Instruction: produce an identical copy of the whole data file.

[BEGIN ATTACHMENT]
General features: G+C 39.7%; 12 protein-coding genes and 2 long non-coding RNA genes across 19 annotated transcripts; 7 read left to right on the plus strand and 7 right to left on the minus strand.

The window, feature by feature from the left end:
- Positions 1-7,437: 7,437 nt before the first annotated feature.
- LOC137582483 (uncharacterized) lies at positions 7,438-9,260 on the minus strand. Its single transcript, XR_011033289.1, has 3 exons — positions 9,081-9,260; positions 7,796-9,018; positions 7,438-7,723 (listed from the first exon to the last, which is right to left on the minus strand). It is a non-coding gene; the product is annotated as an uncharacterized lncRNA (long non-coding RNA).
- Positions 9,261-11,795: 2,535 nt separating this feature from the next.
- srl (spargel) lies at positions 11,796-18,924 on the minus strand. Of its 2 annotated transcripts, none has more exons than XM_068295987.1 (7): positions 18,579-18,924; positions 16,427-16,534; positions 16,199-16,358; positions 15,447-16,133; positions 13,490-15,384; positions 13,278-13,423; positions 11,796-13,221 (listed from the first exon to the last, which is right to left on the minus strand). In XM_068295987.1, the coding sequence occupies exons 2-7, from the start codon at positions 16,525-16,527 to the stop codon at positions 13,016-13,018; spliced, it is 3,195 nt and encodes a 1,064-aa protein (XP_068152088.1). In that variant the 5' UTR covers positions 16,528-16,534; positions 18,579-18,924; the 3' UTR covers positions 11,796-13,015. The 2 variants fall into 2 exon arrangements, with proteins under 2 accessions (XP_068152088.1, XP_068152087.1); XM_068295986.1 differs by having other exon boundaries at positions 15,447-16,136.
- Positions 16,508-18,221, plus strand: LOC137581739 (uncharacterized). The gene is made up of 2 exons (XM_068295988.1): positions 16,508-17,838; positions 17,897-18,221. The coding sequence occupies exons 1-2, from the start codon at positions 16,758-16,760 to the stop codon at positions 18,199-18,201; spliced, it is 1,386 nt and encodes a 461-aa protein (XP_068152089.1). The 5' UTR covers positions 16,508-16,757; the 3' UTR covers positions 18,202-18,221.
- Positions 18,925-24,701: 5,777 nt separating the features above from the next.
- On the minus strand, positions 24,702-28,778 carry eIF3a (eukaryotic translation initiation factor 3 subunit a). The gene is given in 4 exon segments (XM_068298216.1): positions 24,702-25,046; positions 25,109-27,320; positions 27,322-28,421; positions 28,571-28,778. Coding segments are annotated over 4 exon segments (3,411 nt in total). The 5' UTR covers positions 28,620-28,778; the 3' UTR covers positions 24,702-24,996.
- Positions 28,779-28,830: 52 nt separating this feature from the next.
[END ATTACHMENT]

General features: G+C 39.7%; 12 protein-coding genes and 2 long non-coding RNA genes across 19 annotated transcripts; 7 read left to right on the plus strand and 7 right to left on the minus strand.

The window, feature by feature from the left end:
- Positions 1-7,437: 7,437 nt before the first annotated feature.
- LOC137582483 (uncharacterized) lies at positions 7,438-9,260 on the minus strand. Its single transcript, XR_011033289.1, has 3 exons — positions 9,081-9,260; positions 7,796-9,018; positions 7,438-7,723 (listed from the first exon to the last, which is right to left on the minus strand). It is a non-coding gene; the product is annotated as an uncharacterized lncRNA (long non-coding RNA).
- Positions 9,261-11,795: 2,535 nt separating this feature from the next.
- srl (spargel) lies at positions 11,796-18,924 on the minus strand. Of its 2 annotated transcripts, none has more exons than XM_068295987.1 (7): positions 18,579-18,924; positions 16,427-16,534; positions 16,199-16,358; positions 15,447-16,133; positions 13,490-15,384; positions 13,278-13,423; positions 11,796-13,221 (listed from the first exon to the last, which is right to left on the minus strand). In XM_068295987.1, the coding sequence occupies exons 2-7, from the start codon at positions 16,525-16,527 to the stop codon at positions 13,016-13,018; spliced, it is 3,195 nt and encodes a 1,064-aa protein (XP_068152088.1). In that variant the 5' UTR covers positions 16,528-16,534; positions 18,579-18,924; the 3' UTR covers positions 11,796-13,015. The 2 variants fall into 2 exon arrangements, with proteins under 2 accessions (XP_068152088.1, XP_068152087.1); XM_068295986.1 differs by having other exon boundaries at positions 15,447-16,136.
- Positions 16,508-18,221, plus strand: LOC137581739 (uncharacterized). The gene is made up of 2 exons (XM_068295988.1): positions 16,508-17,838; positions 17,897-18,221. The coding sequence occupies exons 1-2, from the start codon at positions 16,758-16,760 to the stop codon at positions 18,199-18,201; spliced, it is 1,386 nt and encodes a 461-aa protein (XP_068152089.1). The 5' UTR covers positions 16,508-16,757; the 3' UTR covers positions 18,202-18,221.
- Positions 18,925-24,701: 5,777 nt separating the features above from the next.
- On the minus strand, positions 24,702-28,778 carry eIF3a (eukaryotic translation initiation factor 3 subunit a). The gene is given in 4 exon segments (XM_068298216.1): positions 24,702-25,046; positions 25,109-27,320; positions 27,322-28,421; positions 28,571-28,778. Coding segments are annotated over 4 exon segments (3,411 nt in total). The 5' UTR covers positions 28,620-28,778; the 3' UTR covers positions 24,702-24,996.
- Positions 28,779-28,830: 52 nt separating this feature from the next.